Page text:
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Alcoholic liver disease is damage to the liver and its function due to alcohol abuse.
Liver disease due to alcohol; Cirrhosis or hepatitis - alcoholic; Laennec's cirrhosis
Alcoholic liver disease occurs after years of heavy drinking. Alcohol can cause inflammation in the liver. Over time, scarring and cirrhosis can occur. Cirrhosis is the final phase of alcoholic liver disease.
Alcoholic liver disease does not occur in all heavy drinkers. The chances of getting liver disease go up the longer you have been drinking and more alcohol you consume. You do not have to get drunk for the disease to happen.
The disease seems to be more common in some families. Women may be more likely to have this problem than men.
Symptoms vary, based on how bad the disease is. You may not have symptoms in the early stages. Symptoms tend to be worse after a period of heavy drinking.
Digestive symptoms include:
Skin problems such as:
Brain and nervous system symptoms include:
Tests to rule out other diseases include:
The most important part of treatment is to stop using alcohol completely. If liver cirrhosis has not yet occurred, the liver can heal if you stop drinking alcohol.
An alcohol rehabilitation program or counseling may be necessary to break the alcohol addiction. Vitamins, especially B-complex and folic acid, can help reverse malnutrition.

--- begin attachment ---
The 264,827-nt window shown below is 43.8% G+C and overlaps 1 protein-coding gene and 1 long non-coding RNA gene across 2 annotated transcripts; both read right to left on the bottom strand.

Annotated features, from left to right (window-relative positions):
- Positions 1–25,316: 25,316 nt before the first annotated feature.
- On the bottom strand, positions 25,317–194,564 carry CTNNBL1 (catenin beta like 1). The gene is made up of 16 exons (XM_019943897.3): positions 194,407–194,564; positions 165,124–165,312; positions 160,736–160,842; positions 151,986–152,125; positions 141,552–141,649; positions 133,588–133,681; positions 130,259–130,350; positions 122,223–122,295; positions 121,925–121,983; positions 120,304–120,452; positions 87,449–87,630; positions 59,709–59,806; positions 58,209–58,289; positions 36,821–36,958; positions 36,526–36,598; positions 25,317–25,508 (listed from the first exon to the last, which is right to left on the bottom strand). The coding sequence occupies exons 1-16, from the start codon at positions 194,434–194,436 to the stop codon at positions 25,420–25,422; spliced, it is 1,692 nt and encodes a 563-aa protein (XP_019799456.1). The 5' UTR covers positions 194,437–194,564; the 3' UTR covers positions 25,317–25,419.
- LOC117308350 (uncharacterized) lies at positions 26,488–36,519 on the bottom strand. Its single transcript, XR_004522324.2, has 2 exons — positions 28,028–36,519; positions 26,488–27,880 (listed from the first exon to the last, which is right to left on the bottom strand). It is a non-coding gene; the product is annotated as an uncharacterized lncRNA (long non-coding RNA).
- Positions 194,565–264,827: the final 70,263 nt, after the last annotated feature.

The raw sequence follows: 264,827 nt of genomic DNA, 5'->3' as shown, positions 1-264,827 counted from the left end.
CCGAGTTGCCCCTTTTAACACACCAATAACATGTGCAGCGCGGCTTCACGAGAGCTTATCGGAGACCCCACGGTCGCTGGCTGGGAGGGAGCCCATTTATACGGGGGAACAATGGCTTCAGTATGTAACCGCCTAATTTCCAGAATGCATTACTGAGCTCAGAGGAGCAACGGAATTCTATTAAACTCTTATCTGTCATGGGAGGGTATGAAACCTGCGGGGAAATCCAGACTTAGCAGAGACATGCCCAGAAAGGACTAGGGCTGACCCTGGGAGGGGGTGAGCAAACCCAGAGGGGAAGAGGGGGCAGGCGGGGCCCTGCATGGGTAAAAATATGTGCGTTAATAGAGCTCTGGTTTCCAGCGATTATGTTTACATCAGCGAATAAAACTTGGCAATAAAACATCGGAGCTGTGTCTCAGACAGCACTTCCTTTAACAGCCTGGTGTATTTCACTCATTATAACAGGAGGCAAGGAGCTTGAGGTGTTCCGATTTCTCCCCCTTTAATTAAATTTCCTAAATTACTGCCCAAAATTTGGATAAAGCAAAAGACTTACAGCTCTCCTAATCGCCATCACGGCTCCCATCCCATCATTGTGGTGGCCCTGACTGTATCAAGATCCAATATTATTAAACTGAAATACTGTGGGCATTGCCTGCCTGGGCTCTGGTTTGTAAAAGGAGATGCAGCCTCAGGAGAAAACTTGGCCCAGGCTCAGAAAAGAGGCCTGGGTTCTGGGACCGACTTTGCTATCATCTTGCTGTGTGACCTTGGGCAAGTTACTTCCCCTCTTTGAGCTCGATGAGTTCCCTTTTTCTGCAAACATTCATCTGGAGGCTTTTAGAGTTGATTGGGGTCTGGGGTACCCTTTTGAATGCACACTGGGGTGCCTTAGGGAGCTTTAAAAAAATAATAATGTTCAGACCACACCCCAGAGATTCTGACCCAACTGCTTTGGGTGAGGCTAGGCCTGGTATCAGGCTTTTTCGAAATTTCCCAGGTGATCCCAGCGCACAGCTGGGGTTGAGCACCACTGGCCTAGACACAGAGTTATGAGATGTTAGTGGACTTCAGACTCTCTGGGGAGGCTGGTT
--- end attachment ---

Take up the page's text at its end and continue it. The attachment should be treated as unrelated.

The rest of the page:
If cirrhosis develops, you may need to manage the complications of cirrhosis. You may need a liver transplant if there has been a lot of liver damage.
Continued excessive drinking can shorten your lifespan. Your risk for complications such as bleeding, brain changes, and severe liver damage go up. The outcome will likely be poor if you keep drinking.
Call your health care provider if:
Talk to your doctor about your alcohol intake. The doctor can counsel you about how much alcohol is safe for you.
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Schuppan D, Afdhal NH. Liver cirrhosis. Lancet. 2008;371:838-851.
Garcia-Tsao G, Lim JK; Members of Veterans Affairs Hepatitis C Resource Center Program. Management and treatment of patients with cirrhosis and portal hypertension: recommendations from the Department of Veterans Affairs Hepatitis C Resource Center Program and the National Hepatitis C Program. Am J Gastroenterol. 2009;104:1802-1829.
Garcia-Tsao G. Cirrhosis and its sequelae. In: Goldman L, Ausiello D, eds. Cecil Medicine. 24th ed. Philadelphia, Pa: Saunders Elsevier; 2011:chap 156.